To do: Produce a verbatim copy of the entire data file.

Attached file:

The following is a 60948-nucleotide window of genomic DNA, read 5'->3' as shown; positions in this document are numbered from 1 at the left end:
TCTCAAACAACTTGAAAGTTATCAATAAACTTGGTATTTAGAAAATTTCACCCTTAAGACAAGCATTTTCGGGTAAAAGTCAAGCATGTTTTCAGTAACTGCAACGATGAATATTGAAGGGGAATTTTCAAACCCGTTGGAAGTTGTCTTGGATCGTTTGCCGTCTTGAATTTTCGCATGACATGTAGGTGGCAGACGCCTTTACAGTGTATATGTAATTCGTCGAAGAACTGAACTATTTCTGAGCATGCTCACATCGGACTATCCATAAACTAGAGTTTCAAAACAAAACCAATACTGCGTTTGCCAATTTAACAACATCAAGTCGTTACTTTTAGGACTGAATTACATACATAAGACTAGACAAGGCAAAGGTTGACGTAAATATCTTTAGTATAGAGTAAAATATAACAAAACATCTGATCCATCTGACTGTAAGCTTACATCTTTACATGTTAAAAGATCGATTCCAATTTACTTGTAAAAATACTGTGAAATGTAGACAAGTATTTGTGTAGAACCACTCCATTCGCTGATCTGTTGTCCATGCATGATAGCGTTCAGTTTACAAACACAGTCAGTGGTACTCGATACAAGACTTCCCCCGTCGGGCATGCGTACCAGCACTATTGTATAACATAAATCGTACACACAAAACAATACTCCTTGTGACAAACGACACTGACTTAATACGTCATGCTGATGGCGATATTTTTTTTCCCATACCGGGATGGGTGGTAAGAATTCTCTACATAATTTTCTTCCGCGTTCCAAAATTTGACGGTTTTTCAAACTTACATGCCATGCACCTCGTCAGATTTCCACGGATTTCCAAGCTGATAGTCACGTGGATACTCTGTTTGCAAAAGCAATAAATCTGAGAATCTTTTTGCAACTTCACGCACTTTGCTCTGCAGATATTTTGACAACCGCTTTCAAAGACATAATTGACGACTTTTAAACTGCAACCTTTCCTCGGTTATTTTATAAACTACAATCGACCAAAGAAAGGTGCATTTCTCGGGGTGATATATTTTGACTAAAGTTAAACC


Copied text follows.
The following is a 60948-nucleotide window of genomic DNA, read 5'->3' as shown; positions in this document are numbered from 1 at the left end:
TCTCAAACAACTTGAAAGTTATCAATAAACTTGGTATTTAGAAAATTTCACCCTTAAGACAAGCATTTTCGGGTAAAAGTCAAGCATGTTTTCAGTAACTGCAACGATGAATATTGAAGGGGAATTTTCAAACCCGTTGGAAGTTGTCTTGGATCGTTTGCCGTCTTGAATTTTCGCATGACATGTAGGTGGCAGACGCCTTTACAGTGTATATGTAATTCGTCGAAGAACTGAACTATTTCTGAGCATGCTCACATCGGACTATCCATAAACTAGAGTTTCAAAACAAAACCAATACTGCGTTTGCCAATTTAACAACATCAAGTCGTTACTTTTAGGACTGAATTACATACATAAGACTAGACAAGGCAAAGGTTGACGTAAATATCTTTAGTATAGAGTAAAATATAACAAAACATCTGATCCATCTGACTGTAAGCTTACATCTTTACATGTTAAAAGATCGATTCCAATTTACTTGTAAAAATACTGTGAAATGTAGACAAGTATTTGTGTAGAACCACTCCATTCGCTGATCTGTTGTCCATGCATGATAGCGTTCAGTTTACAAACACAGTCAGTGGTACTCGATACAAGACTTCCCCCGTCGGGCATGCGTACCAGCACTATTGTATAACATAAATCGTACACACAAAACAATACTCCTTGTGACAAACGACACTGACTTAATACGTCATGCTGATGGCGATATTTTTTTTCCCATACCGGGATGGGTGGTAAGAATTCTCTACATAATTTTCTTCCGCGTTCCAAAATTTGACGGTTTTTCAAACTTACATGCCATGCACCTCGTCAGATTTCCACGGATTTCCAAGCTGATAGTCACGTGGATACTCTGTTTGCAAAAGCAATAAATCTGAGAATCTTTTTGCAACTTCACGCACTTTGCTCTGCAGATATTTTGACAACCGCTTTCAAAGACATAATTGACGACTTTTAAACTGCAACCTTTCCTCGGTTATTTTATAAACTACAATCGACCAAAGAAAGGTGCATTTCTCGGGGTGATATATTTTGACTAAAGTTAAACC